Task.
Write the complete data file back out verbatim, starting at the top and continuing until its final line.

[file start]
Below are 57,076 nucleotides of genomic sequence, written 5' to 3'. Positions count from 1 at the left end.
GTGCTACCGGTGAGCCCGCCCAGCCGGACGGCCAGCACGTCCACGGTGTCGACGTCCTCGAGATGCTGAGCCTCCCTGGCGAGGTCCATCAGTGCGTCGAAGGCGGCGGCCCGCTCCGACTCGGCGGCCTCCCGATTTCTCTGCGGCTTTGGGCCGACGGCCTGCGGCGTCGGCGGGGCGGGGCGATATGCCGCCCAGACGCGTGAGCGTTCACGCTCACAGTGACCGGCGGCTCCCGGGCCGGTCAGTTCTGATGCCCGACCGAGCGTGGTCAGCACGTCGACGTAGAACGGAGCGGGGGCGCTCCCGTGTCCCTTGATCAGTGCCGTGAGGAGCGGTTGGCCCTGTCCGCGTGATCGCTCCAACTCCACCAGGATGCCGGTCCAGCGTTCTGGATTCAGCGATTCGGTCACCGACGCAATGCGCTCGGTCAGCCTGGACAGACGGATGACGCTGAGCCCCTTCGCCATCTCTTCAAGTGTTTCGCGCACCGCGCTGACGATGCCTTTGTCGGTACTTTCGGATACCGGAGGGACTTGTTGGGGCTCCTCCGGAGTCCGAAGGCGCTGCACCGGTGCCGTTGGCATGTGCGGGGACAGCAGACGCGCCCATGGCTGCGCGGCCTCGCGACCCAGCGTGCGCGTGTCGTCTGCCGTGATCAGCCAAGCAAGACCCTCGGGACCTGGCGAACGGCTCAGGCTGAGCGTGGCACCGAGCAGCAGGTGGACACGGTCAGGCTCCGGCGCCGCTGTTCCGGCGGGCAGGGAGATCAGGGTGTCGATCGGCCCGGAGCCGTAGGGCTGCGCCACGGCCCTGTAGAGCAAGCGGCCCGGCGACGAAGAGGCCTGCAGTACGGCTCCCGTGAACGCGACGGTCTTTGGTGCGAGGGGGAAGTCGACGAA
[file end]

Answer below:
Below are 57,076 nucleotides of genomic sequence, written 5' to 3'. Positions count from 1 at the left end.
GTGCTACCGGTGAGCCCGCCCAGCCGGACGGCCAGCACGTCCACGGTGTCGACGTCCTCGAGATGCTGAGCCTCCCTGGCGAGGTCCATCAGTGCGTCGAAGGCGGCGGCCCGCTCCGACTCGGCGGCCTCCCGATTTCTCTGCGGCTTTGGGCCGACGGCCTGCGGCGTCGGCGGGGCGGGGCGATATGCCGCCCAGACGCGTGAGCGTTCACGCTCACAGTGACCGGCGGCTCCCGGGCCGGTCAGTTCTGATGCCCGACCGAGCGTGGTCAGCACGTCGACGTAGAACGGAGCGGGGGCGCTCCCGTGTCCCTTGATCAGTGCCGTGAGGAGCGGTTGGCCCTGTCCGCGTGATCGCTCCAACTCCACCAGGATGCCGGTCCAGCGTTCTGGATTCAGCGATTCGGTCACCGACGCAATGCGCTCGGTCAGCCTGGACAGACGGATGACGCTGAGCCCCTTCGCCATCTCTTCAAGTGTTTCGCGCACCGCGCTGACGATGCCTTTGTCGGTACTTTCGGATACCGGAGGGACTTGTTGGGGCTCCTCCGGAGTCCGAAGGCGCTGCACCGGTGCCGTTGGCATGTGCGGGGACAGCAGACGCGCCCATGGCTGCGCGGCCTCGCGACCCAGCGTGCGCGTGTCGTCTGCCGTGATCAGCCAAGCAAGACCCTCGGGACCTGGCGAACGGCTCAGGCTGAGCGTGGCACCGAGCAGCAGGTGGACACGGTCAGGCTCCGGCGCCGCTGTTCCGGCGGGCAGGGAGATCAGGGTGTCGATCGGCCCGGAGCCGTAGGGCTGCGCCACGGCCCTGTAGAGCAAGCGGCCCGGCGACGAAGAGGCCTGCAGTACGGCTCCCGTGAACGCGACGGTCTTTGGTGCGAGGGGGAAGTCGACGAA